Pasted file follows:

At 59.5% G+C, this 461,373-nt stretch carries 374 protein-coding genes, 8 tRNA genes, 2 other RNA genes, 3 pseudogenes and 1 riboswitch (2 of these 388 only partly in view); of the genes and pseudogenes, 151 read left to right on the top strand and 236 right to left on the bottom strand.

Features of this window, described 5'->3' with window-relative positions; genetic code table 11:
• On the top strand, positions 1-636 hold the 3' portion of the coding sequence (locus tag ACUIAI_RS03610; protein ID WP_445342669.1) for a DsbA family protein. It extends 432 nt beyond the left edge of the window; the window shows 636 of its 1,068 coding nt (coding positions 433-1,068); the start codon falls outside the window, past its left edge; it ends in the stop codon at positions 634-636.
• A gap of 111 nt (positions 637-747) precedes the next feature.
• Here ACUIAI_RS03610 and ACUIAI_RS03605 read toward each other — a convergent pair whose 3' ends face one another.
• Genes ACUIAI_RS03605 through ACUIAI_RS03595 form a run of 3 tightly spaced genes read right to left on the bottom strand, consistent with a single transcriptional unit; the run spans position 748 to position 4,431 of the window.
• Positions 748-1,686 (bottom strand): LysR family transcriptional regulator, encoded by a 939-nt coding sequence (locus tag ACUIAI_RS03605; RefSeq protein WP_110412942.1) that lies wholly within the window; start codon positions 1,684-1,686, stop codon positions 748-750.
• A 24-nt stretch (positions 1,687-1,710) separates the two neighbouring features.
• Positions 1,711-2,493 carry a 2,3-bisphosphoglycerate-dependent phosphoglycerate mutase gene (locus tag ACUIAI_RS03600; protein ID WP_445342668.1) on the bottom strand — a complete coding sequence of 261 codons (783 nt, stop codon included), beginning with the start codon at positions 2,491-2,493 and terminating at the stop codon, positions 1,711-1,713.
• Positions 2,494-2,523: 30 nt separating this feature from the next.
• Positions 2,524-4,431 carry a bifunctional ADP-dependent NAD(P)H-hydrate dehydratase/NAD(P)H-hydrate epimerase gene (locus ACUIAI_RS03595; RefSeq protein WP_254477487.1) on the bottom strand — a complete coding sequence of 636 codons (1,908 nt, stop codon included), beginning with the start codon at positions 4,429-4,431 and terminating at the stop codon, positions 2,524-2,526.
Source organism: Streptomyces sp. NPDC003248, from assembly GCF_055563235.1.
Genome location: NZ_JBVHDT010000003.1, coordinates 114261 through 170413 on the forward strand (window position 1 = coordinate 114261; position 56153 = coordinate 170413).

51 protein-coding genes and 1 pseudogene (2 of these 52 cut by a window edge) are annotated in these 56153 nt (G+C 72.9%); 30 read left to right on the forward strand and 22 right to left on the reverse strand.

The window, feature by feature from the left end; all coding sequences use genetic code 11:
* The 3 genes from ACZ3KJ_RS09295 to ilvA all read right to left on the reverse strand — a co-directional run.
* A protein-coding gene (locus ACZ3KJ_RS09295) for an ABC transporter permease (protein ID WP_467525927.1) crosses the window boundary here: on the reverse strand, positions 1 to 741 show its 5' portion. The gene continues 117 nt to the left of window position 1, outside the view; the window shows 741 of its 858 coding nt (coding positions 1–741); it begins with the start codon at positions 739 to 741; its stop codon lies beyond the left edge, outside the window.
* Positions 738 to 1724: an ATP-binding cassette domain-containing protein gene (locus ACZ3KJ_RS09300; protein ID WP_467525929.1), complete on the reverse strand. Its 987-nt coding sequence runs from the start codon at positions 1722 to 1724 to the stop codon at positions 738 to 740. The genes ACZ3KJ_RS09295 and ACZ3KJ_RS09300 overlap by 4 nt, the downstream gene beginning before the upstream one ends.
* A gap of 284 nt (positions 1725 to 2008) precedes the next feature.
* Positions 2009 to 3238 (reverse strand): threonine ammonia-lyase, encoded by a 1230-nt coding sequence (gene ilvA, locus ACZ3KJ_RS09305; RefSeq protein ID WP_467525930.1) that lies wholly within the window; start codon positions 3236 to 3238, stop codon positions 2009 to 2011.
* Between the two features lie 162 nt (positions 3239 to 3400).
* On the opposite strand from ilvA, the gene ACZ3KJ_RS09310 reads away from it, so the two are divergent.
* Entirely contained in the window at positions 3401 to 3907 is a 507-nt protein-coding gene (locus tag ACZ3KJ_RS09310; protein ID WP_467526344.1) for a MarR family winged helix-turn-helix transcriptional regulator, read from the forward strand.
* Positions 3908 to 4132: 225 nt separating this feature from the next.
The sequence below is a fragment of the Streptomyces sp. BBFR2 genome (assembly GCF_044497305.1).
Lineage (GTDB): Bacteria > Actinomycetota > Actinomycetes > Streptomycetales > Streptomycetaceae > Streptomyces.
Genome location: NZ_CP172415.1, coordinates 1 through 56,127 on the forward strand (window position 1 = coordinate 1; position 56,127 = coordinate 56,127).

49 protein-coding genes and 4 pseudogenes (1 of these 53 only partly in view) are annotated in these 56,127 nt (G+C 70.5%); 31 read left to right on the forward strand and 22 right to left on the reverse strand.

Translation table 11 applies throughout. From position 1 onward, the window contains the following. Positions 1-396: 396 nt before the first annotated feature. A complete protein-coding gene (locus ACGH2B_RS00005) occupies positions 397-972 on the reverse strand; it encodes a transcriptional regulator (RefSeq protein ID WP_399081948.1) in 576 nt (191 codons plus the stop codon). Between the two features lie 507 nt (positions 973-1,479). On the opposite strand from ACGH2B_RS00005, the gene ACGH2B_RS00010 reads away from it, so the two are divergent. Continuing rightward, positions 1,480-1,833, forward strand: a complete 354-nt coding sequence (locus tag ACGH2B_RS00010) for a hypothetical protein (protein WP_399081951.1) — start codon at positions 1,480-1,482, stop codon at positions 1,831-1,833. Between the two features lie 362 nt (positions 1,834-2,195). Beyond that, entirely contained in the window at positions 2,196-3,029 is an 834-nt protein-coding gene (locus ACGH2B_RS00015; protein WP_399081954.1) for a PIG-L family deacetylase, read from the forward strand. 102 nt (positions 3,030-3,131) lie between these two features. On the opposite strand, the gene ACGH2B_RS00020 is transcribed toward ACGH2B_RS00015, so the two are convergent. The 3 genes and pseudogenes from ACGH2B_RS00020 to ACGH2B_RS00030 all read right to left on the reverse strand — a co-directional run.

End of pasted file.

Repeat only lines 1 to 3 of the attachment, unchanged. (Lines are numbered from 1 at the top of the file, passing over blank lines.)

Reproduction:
At 59.5% G+C, this 461,373-nt stretch carries 374 protein-coding genes, 8 tRNA genes, 2 other RNA genes, 3 pseudogenes and 1 riboswitch (2 of these 388 only partly in view); of the genes and pseudogenes, 151 read left to right on the top strand and 236 right to left on the bottom strand.

Features of this window, described 5'->3' with window-relative positions; genetic code table 11:
• On the top strand, positions 1-636 hold the 3' portion of the coding sequence (locus tag ACUIAI_RS03610; protein ID WP_445342669.1) for a DsbA family protein. It extends 432 nt beyond the left edge of the window; the window shows 636 of its 1,068 coding nt (coding positions 433-1,068); the start codon falls outside the window, past its left edge; it ends in the stop codon at positions 634-636.